colorful conifer cones
I recently visited Porterhowse Farms, a small retail nursery – nestled in a surprisingly large arboretum and garden – specializing in conifers and conifer companion plants. Porterhowse Arboretum has well over 2000 conifer species and cultivars in the collection and a lovely selection of those plants are for sale in the retail area.
Winter is the best time to admire conifer foliage – conifers really "pop" visually once the deciduous trees and shrubs have dropped their leaves and the wintry monotone landscape provides the backdrop. Many conifers also develop rich colors in cold weather, turning gorgeous shades of smoky burgundy, rust, brighter yellow, or more powdery blue. But spring is the best time to see conifer cones because you can observe the distinct and often colorful male and female cones in their springtime colors.
All conifers species have male and female cones. (See this link to note the difference between male and female pine cones.) Both male and female start out small but the males never really grow and are fairly inconspicuous – once they release their pollen, they are shed from the plant.
The first to appear are often the male (pollen-bearing) cones. They are usually orange or tan but are sometimes red or purple. Female (seed-bearing) cones grow large after pollination. On some species, they start out dramatic red, purple or hot pink in youth before turning green, then age to the familiar dry, brown cones we know and love. If you’re unsure which is which, you can gently shake the cones: when mature, males release a cloud of yellow pollen. (Don’t try this if you suffer from conifer pollen allergies!) Maturation time can range from months to years, depending on the species. Mature female cone size can be less than a quarter inch long to over 2 feet in length.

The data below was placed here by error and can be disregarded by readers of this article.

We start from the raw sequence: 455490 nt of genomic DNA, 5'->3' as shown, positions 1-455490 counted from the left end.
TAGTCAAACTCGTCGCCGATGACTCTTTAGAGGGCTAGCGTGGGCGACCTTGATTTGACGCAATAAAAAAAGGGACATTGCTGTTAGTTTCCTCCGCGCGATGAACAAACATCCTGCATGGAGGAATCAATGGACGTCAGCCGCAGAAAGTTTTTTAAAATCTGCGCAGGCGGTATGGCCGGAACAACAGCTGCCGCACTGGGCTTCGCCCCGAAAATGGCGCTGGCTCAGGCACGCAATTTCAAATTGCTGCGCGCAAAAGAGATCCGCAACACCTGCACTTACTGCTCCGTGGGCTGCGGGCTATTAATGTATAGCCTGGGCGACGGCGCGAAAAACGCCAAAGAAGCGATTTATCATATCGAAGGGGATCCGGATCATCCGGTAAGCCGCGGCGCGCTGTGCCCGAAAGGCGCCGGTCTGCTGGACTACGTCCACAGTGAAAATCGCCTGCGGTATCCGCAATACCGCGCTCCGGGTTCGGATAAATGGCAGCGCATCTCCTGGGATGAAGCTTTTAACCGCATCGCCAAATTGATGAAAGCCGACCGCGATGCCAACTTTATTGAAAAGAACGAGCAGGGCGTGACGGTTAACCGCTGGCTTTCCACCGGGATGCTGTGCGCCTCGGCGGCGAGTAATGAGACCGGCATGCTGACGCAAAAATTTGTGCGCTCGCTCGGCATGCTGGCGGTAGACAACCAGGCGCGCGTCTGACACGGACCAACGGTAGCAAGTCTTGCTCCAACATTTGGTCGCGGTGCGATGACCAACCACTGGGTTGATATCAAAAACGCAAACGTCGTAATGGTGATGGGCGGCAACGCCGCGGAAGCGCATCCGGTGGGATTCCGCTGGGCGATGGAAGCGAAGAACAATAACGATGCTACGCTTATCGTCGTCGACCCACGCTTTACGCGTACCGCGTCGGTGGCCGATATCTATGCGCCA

Most conifer species produce male and female parts on the same individual plant but a few, including yews and junipers, appear on separate plants. Yews and junipers actually don’t produce cones: instead, their seed lies within a fleshy covering called an aril. I remember squishing juicy red yew arils when I was a child. (They are reputedly poisonous.)
There was a wild diversity of brightly-colored, prominent cones on the conifers at Porterhowse Farms when I visited. (See Slideshow for some dishy examples – if any aren’t identified and you want to know what they are, email me – or just wait: I’ll be loading the names presently.) But I’m sure my photos do not do them justice – and some of the more dramatic purple female cones were just too high on the trees for me to sensibly photograph.
There is much to learn and love about conifers. Many conifers are tough and drought-tolerant plants, as well as providing year-round interest and a diversity of colors and forms.
For more information on the morphology of the cones and how conifer reproduction takes place, there’s a nice, quick introduction on the American Conifer Society’s conifer introduction page.
A fantastic and informative conifer blog can be found here.
For information on specific conifers, Porterhowse Farms has a database of plants in the arboretum, with descriptions and some photos, as well as an availability list and a links and publications page with a link to the American Conifer Society.
Porterhowse Farms is about an hour from Portland in Sandy. Visitors are welcomed by appointment only – just call to arrange a time to visit. You will need at least an hour to visit the garden – we took over three hours and shopped afterwards. Retail offerings include unusual conifers in sizes ranging from small tubes (I got a tube of silvery cultivar of the lacebark pine, Pinus bungeana ‘Silver Ghost’) to specimen-sized plants. There is also a surprisingly good collection of Sempervivum and Jovibarba (hens-and-chicks) in ruby, burgundy, and nearly black shades, as well as green and red-rimmed green.
To arrange a visit the nursery and arboretum, contact Don here.